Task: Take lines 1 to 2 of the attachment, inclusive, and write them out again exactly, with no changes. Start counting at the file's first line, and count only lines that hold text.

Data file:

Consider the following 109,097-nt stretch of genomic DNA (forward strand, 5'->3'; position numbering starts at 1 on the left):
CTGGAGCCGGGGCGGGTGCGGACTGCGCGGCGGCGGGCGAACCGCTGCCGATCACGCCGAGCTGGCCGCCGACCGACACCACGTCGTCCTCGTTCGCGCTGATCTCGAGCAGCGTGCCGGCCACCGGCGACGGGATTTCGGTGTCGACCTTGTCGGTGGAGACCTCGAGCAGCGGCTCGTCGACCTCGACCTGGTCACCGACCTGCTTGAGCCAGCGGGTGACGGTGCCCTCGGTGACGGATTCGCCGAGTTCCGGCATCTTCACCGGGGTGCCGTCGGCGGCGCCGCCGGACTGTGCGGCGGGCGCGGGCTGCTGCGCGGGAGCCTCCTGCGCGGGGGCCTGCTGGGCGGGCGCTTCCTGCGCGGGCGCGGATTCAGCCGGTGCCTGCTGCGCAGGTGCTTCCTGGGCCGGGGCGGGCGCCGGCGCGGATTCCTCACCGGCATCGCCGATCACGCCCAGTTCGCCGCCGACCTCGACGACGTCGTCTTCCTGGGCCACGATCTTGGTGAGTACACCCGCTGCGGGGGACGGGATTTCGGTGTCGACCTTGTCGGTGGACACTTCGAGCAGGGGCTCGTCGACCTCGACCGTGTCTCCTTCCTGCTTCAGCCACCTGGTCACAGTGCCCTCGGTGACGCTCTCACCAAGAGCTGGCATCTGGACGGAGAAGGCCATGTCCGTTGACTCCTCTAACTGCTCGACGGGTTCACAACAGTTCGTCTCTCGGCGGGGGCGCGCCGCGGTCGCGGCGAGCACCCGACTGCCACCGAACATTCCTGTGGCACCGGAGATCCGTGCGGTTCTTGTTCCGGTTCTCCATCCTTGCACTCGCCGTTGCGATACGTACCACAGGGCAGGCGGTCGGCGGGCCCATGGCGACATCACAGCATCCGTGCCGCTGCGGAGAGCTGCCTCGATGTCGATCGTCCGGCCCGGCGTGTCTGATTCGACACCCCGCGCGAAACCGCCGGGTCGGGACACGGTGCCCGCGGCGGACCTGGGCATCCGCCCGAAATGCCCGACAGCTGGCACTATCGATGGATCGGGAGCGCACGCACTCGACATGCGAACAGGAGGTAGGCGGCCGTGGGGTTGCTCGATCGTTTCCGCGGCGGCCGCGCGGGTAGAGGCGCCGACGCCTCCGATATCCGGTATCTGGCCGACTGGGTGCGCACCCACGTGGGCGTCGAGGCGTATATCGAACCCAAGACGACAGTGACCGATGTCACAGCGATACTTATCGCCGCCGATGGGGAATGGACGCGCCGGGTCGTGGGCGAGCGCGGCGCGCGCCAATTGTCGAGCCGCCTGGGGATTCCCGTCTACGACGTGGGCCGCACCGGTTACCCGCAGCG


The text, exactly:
Consider the following 109,097-nt stretch of genomic DNA (forward strand, 5'->3'; position numbering starts at 1 on the left):
CTGGAGCCGGGGCGGGTGCGGACTGCGCGGCGGCGGGCGAACCGCTGCCGATCACGCCGAGCTGGCCGCCGACCGACACCACGTCGTCCTCGTTCGCGCTGATCTCGAGCAGCGTGCCGGCCACCGGCGACGGGATTTCGGTGTCGACCTTGTCGGTGGAGACCTCGAGCAGCGGCTCGTCGACCTCGACCTGGTCACCGACCTGCTTGAGCCAGCGGGTGACGGTGCCCTCGGTGACGGATTCGCCGAGTTCCGGCATCTTCACCGGGGTGCCGTCGGCGGCGCCGCCGGACTGTGCGGCGGGCGCGGGCTGCTGCGCGGGAGCCTCCTGCGCGGGGGCCTGCTGGGCGGGCGCTTCCTGCGCGGGCGCGGATTCAGCCGGTGCCTGCTGCGCAGGTGCTTCCTGGGCCGGGGCGGGCGCCGGCGCGGATTCCTCACCGGCATCGCCGATCACGCCCAGTTCGCCGCCGACCTCGACGACGTCGTCTTCCTGGGCCACGATCTTGGTGAGTACACCCGCTGCGGGGGACGGGATTTCGGTGTCGACCTTGTCGGTGGACACTTCGAGCAGGGGCTCGTCGACCTCGACCGTGTCTCCTTCCTGCTTCAGCCACCTGGTCACAGTGCCCTCGGTGACGCTCTCACCAAGAGCTGGCATCTGGACGGAGAAGGCCATGTCCGTTGACTCCTCTAACTGCTCGACGGGTTCACAACAGTTCGTCTCTCGGCGGGGGCGCGCCGCGGTCGCGGCGAGCACCCGACTGCCACCGAACATTCCTGTGGCACCGGAGATCCGTGCGGTTCTTGTTCCGGTTCTCCATCCTTGCACTCGCCGTTGCGATACGTACCACAGGGCAGGCGGTCGGCGGGCCCATGGCGACATCACAGCATCCGTGCCGCTGCGGAGAGCTGCCTCGATGTCGATCGTCCGGCCCGGCGTGTCTGATTCGACACCCCGCGCGAAACCGCCGGGTCGGGACACGGTGCCCGCGGCGGACCTGGGCATCCGCCCGAAATGCCCGACAGCTGGCACTATCGATGGATCGGGAGCGCACGCACTCGACATGCGAACAGGAGGTAGGCGGCCGTGGGGTTGCTCGATCGTTTCCGCGGCGGCCGCGCGGGTAGAGGCGCCGACGCCTCCGATATCCGGTATCTGGCCGACTGGGTGCGCACCCACGTGGGCGTCGAGGCGTATATCGAACCCAAGACGACAGTGACCGATGTCACAGCGATACTTATCGCCGCCGATGGGGAATGGACGCGCCGGGTCGTGGGCGAGCGCGGCGCGCGCCAATTGTCGAGCCGCCTGGGGATTCCCGTCTACGACGTGGGCCGCACCGGTTACCCGCAGCG